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Windows 9: Seven Things Microsoft Must Fix With Its Next OS

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Windows 9, the successor to much-maligned Windows 8/8.1, is expected to release in April 2015. Users and analysts expect Microsoft Corporation to fix all the shortcomings that made Windows 8 a massive failure. Most people, especially businesses, prefer to use Windows 7 rather than Windows 8. Here are the eight things Windows 9 must have to prevent buyers from going to Chromebooks and iPads.

1- Start Menu and Start button

Users expect the old-fashioned Start menu. When Microsoft Corporation asked sought user feedback as to what they want in Windows 8.1 update, most voiced for the return of the Start button. But the company simply put a Windows logo on the bottom-left corner, which takes you back to the Metro screen. Windows 9 must bring back the real Start menu like in Windows 7.

2- Put desktop on equal footing with Metro

The software giant tried to please tablet and desktop users at the same time. But it deliberately focused more on “legacy” applications that forced users to operate through Metro-style UI whether they like it or not. Users hate launching desktop applications from the tiled screen. We would like Windows 9 to put desktop and Metro interface equal footing, and give users a choice.

3- Unify the Windows platforms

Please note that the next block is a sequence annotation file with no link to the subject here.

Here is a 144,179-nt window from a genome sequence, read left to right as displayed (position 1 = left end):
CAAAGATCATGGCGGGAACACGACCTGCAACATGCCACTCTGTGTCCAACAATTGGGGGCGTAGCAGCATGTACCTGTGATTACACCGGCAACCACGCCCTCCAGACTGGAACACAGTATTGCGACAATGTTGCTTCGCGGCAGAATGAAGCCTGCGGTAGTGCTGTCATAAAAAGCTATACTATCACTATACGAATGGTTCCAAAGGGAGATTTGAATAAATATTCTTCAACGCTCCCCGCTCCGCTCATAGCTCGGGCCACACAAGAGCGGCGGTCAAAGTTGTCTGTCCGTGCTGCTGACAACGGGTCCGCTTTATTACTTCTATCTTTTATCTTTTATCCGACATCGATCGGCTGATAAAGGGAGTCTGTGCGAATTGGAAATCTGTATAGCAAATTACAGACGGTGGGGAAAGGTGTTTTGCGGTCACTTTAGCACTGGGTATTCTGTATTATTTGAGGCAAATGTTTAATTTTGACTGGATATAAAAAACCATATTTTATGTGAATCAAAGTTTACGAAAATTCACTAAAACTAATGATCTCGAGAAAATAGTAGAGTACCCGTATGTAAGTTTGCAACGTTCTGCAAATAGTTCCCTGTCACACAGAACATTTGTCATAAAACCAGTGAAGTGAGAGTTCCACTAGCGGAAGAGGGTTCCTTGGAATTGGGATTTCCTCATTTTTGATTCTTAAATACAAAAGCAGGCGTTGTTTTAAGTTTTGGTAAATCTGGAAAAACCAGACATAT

Though Windows Phone 8, Windows 8 and Windows RT look and feel similar, it’s a bit difficult to use three different platforms. Microsoft Corporation can unify them under one build. That will make it easier for users to navigate between devices.

4- High quality apps

One of the biggest drawbacks of Windows platform is that it doesn’t have many high quality apps. Developers have shown little interest in Windows Store, and they remain focused on more profitable Android and iOS platforms. When an app or service appears on iOS or Android, Windows users wait for several months before the app reaches Windows Store. Or worse, it never makes it to Windows.

5- Improved scaling on large displays

Windows 8/8.1 has been pathetic at handling display scale on different devices. The Redmond-based company borrowed the Metro style UI from Windows Phone 8. That looks perfectly fine on smaller devices. But the monster-size tiles look ridiculous on the large screen desktops and laptops. We expect Windows 9 to resolve this issue.

6- Users want Gadgets back with Windows 9

Gadgets appeared for the first time with Windows Vista. Gadgets allowed users to install important tools like calendar, clock, CPU performance, and shortcuts to Windows functions. Adding them back to the desktop will be a good move.

7- Gesture controls

Microsoft Corporation’s Kinect motion sensor technology has been a huge success with Xbox One. Adding an easy-to-use gesture control technology into Windows 9 will once again establish the software giant as the king of operating system market.

Let’s hope Microsoft Corporation finally listens to its users and comes out with a user-friendly Windows 9.

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